indulgence


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Related to indulgence: plenary indulgence

in·dul·gence

 (ĭn-dŭl′jəns)
n.
1.
a. The action or an instance of indulging: the indulgence of a hunch; a teenager's indulgence in tobacco.
b. The state of being indulgent; tolerance: treated their grandchildren with fond indulgence.
c. Something indulged in: Sports cars are an expensive indulgence.
2. Self-indulgence: a life of wealth and indulgence.
3. An extension of time for the payment of a debt or the performance of a duty.
4. Roman Catholic Church A remission of punishment still due, especially in purgatory, for a sin that has been sacramentally absolved.

indulgence

(ɪnˈdʌldʒəns)
n
1. the act of indulging or state of being indulgent
2. a pleasure, habit, etc, indulged in; extravagance: fur coats are an indulgence.
3. liberal or tolerant treatment
4. something granted as a favour or privilege
5. (Roman Catholic Church) RC Church a remission of the temporal punishment for sin after its guilt has been forgiven
6. (Commerce) commerce an extension of time granted as a favour for payment of a debt or as fulfilment of some other obligation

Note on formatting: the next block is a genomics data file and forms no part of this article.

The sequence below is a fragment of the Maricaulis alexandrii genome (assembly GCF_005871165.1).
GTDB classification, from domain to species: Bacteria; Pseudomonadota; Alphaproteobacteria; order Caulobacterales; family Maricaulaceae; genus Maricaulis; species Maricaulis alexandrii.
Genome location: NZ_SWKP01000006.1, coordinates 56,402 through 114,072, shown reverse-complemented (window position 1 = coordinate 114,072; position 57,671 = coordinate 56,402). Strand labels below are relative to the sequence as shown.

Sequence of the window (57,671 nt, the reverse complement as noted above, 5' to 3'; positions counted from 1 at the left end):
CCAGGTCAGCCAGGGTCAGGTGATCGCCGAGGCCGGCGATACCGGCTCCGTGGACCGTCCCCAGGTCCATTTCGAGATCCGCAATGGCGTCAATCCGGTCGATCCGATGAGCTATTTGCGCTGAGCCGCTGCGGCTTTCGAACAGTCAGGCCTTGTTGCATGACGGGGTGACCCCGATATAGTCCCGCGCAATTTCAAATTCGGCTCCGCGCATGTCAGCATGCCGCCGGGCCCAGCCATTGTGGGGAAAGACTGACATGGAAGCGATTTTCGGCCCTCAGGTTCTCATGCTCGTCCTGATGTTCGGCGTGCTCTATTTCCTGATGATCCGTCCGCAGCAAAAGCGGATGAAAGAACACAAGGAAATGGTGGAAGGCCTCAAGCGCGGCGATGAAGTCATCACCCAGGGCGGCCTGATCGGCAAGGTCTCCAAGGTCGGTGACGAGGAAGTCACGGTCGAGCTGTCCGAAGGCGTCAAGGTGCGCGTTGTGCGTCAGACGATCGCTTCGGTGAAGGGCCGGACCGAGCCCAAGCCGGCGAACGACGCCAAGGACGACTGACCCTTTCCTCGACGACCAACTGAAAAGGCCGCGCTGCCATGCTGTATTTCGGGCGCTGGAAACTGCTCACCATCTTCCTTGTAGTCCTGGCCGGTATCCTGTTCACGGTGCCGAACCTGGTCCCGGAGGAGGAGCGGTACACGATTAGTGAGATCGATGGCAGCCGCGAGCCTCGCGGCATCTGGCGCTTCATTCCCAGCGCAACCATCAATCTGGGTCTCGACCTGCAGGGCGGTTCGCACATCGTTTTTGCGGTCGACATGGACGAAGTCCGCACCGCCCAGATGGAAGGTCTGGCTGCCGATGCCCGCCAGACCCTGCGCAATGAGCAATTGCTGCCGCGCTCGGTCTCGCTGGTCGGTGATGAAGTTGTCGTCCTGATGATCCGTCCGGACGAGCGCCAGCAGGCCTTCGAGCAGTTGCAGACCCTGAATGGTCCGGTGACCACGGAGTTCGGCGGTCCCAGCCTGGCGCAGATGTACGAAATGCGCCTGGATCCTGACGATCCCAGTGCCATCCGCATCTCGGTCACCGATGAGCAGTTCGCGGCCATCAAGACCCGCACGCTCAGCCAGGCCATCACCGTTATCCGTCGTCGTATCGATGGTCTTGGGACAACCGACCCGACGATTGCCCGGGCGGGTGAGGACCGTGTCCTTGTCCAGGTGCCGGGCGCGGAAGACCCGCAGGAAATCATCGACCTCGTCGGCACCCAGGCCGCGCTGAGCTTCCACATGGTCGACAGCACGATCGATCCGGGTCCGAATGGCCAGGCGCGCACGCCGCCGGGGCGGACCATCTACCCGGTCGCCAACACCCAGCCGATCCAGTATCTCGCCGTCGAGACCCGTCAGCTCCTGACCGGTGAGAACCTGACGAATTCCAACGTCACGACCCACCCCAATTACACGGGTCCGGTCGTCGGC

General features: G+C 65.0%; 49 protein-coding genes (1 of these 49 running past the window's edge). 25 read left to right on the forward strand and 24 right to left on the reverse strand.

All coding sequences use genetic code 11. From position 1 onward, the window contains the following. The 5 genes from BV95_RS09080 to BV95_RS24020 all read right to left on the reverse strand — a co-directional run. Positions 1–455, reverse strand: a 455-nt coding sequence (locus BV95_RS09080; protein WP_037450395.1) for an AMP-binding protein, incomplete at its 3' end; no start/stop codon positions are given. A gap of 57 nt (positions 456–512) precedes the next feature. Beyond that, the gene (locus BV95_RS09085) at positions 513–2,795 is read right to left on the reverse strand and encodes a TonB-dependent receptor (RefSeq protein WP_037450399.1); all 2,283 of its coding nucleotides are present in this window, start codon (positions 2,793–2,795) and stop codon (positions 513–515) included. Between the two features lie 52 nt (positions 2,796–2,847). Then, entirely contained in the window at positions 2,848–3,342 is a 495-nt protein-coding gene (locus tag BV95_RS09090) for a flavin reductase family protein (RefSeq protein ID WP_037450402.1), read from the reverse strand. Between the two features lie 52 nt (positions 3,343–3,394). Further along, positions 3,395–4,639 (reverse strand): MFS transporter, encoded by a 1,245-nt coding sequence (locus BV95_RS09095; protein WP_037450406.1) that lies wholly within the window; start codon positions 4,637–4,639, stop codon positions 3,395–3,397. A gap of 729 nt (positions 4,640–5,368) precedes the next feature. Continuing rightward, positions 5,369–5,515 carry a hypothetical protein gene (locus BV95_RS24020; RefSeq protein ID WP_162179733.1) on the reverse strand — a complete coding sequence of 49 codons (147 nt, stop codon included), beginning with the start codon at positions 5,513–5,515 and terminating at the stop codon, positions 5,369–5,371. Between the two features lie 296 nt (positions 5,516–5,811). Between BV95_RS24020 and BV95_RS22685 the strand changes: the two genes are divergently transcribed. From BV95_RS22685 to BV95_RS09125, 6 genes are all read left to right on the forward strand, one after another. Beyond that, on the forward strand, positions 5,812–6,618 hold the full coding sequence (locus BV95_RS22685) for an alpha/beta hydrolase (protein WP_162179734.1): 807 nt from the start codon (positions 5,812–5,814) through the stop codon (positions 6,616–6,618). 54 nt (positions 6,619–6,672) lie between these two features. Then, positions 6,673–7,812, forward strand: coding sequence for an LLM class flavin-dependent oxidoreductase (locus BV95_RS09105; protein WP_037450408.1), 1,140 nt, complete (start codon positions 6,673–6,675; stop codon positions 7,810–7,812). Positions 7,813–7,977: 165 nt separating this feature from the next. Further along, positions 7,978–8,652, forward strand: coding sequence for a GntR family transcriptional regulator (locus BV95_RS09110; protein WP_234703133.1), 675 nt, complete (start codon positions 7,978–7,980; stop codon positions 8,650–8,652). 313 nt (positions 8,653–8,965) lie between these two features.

7. (Historical Terms) Also called: Declaration of Indulgence a royal grant during the reigns of Charles II and James II of England giving Nonconformists and Roman Catholics a measure of religious freedom
vb (tr)
(Roman Catholic Church) RC Church to designate as providing indulgence: indulgenced prayers.

in•dul•gence

(ɪnˈdʌl dʒəns)

n., v. -genced, -genc•ing. n.
1. the act or practice of indulging; humoring.
2. the state of being indulgent.
3. indulgent allowance or tolerance.
4. something indulged in.
5. (in Roman Catholicism) a partial remission of the temporal punishment that is still due for sin after absolution. Compare plenary indulgence.
6. (in the reigns of Charles II and James II) a royal dispensation to Protestant Dissenters and Roman Catholics granting them a certain amount of religious freedom.
7. Com. an extension of time for payment or performance.
v.t.
8. to provide with an ecclesiastical indulgence.

indulgence


Past participle: indulgenced
Gerund: indulgencing

Imperative
indulgence
indulgence
Present
I indulgence
you indulgence
he/she/it indulgences
we indulgence
you indulgence
they indulgence
Preterite
I indulgenced
you indulgenced
he/she/it indulgenced
we indulgenced
you indulgenced
they indulgenced
Present Continuous
I am indulgencing
you are indulgencing
he/she/it is indulgencing
we are indulgencing
you are indulgencing
they are indulgencing
Present Perfect
I have indulgenced
you have indulgenced
he/she/it has indulgenced
we have indulgenced
you have indulgenced
they have indulgenced
Past Continuous
I was indulgencing
you were indulgencing
he/she/it was indulgencing